The Al­le­ga­tions

Country Life Every Week - - Books -

Mark Law­son ( Pi­cador, £16.99)

‘Is the ac­cuser al­ways holy now?’ that stark quote, from The Cru­cible, ap­pears be­fore the start of this ex­cel­lent, hor­ri­fy­ing novel by Mark Law­son. In the world the novel evokes—not an imag­i­nary dystopia, but Great Bri­tain to­day, where any­one can be ar­rested un­der a claim of ‘his­toric’ sex­ual abuse and where a revered his­tory don can be sus­pended from a univer­sity post un­der al­le­ga­tions of ‘bul­ly­ing and ha­rass­ment’— the an­swer ap­pears to be ‘yes’.

the two fic­tional ac­cused char­ac­ters in the novel are Ned Mar­riott, a tele­vi­sion his­to­rian, and his friend and col­league tom Pimm, non-po­lit­i­cally-cor­rect his­tory lec­turer at the Univer­sity of Mid­dle eng­land, an in­sti­tu­tion in which stu­dents are known as cus­tomers and where what used to be Per­son­nel changed its name to hu­man Re­souces, then to Peo­ple and, fi­nally, to Work­place har­mony. In its cam­paign to stamp out any­one ever be­ing al­lowed to of­fend any­one, Work­place har­mony in fact stirs up hideous work­place dis­cord.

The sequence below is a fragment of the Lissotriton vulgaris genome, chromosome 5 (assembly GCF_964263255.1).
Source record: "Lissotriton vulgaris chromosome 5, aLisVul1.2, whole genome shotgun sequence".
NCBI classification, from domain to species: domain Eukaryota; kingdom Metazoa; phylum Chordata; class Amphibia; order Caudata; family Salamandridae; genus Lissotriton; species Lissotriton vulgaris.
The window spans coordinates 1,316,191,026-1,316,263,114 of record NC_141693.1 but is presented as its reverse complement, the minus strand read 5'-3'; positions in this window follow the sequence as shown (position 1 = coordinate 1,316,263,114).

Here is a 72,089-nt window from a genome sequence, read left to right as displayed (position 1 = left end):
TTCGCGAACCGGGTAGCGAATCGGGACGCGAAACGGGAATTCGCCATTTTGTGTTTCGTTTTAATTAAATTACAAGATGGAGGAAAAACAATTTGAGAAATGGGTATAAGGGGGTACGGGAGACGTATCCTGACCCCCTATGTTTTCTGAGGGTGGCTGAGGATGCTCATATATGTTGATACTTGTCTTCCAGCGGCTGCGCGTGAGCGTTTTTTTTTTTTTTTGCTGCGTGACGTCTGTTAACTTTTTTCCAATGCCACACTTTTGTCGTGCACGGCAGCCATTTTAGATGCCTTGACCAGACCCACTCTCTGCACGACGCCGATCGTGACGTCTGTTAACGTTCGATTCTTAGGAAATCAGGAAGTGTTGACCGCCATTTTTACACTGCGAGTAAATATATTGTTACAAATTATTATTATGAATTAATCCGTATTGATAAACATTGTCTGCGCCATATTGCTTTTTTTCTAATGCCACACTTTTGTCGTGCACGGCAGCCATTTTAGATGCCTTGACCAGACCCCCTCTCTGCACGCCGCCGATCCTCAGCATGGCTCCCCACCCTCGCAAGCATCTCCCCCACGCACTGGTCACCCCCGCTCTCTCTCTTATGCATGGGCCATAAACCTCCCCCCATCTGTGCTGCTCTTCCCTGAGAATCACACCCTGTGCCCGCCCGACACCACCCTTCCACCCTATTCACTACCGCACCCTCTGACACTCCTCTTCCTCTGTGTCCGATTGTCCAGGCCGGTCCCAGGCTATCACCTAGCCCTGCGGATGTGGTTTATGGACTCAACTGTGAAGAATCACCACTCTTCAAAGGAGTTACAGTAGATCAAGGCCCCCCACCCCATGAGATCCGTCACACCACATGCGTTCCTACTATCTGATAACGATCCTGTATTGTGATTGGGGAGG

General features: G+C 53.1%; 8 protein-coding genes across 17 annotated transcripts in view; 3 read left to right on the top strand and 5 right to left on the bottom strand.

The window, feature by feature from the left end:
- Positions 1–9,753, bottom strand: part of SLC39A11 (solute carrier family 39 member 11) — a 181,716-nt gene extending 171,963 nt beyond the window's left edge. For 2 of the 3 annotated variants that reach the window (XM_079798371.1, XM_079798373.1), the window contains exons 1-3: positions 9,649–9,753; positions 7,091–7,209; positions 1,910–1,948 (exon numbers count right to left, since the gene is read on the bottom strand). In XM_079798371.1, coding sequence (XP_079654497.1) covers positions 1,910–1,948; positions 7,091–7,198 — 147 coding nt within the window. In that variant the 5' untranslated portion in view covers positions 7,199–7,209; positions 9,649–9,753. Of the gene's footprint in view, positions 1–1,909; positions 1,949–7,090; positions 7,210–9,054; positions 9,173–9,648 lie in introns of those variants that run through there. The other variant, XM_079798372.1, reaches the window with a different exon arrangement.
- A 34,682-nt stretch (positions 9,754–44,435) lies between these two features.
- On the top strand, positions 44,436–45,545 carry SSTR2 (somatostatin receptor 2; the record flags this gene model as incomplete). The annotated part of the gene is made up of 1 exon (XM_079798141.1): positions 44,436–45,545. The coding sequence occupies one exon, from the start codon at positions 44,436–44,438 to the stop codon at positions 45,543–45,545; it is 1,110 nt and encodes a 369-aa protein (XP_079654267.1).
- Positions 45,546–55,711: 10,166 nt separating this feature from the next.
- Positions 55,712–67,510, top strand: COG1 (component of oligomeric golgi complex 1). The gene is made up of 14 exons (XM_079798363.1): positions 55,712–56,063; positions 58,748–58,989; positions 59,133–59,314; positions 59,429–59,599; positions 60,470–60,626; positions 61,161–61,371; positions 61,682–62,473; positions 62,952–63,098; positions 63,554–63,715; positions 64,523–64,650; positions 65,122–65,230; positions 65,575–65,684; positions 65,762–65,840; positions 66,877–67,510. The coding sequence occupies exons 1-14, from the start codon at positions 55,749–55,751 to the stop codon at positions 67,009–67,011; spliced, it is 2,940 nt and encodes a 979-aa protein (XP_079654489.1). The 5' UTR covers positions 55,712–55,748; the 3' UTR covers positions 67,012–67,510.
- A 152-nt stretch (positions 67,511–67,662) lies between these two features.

Mr Law­son men­tions in his au­thor’s note that he him­self suf­fered ‘one dev­as­tat­ing ex­pe­ri­ence of in­sti­tu­tional group-think, baf­fling and con­tra­dic­tory man­age­ment, false ac­cu­sa­tion and sur­real sub-le­gal process’ and so has per­sonal knowl­edge of ‘the dam­age to rep­u­ta­tion, em­ploy­a­bil­ity and health that can re­sult from such an or­deal’. he stresses that this is not a ro­man à clef, but it’s im­pos­si­ble to read the novel without a strong sen­sa­tion of the au­thor’s per­sonal ex­pe­ri­ence.

the loss of health of the ac­cused —the in­som­nia, the sweat­ing, the wrecked diges­tion—is foren­si­cally de­scribed. the crack­ling bril­liance of the prose and minute ob­ser­va­tions about con­tem­po­rary Bri­tain are shot through with dis­gust at the sel­f­righ­teous­ness of to­day’s ac­cus­ing mobs. the ac­cuser is al­ways holy and mud (now that every­thing can be ‘Googled till dooms­day’) has an alarm­ing ten­dency to stick. Ysenda Max­tone Gra­ham

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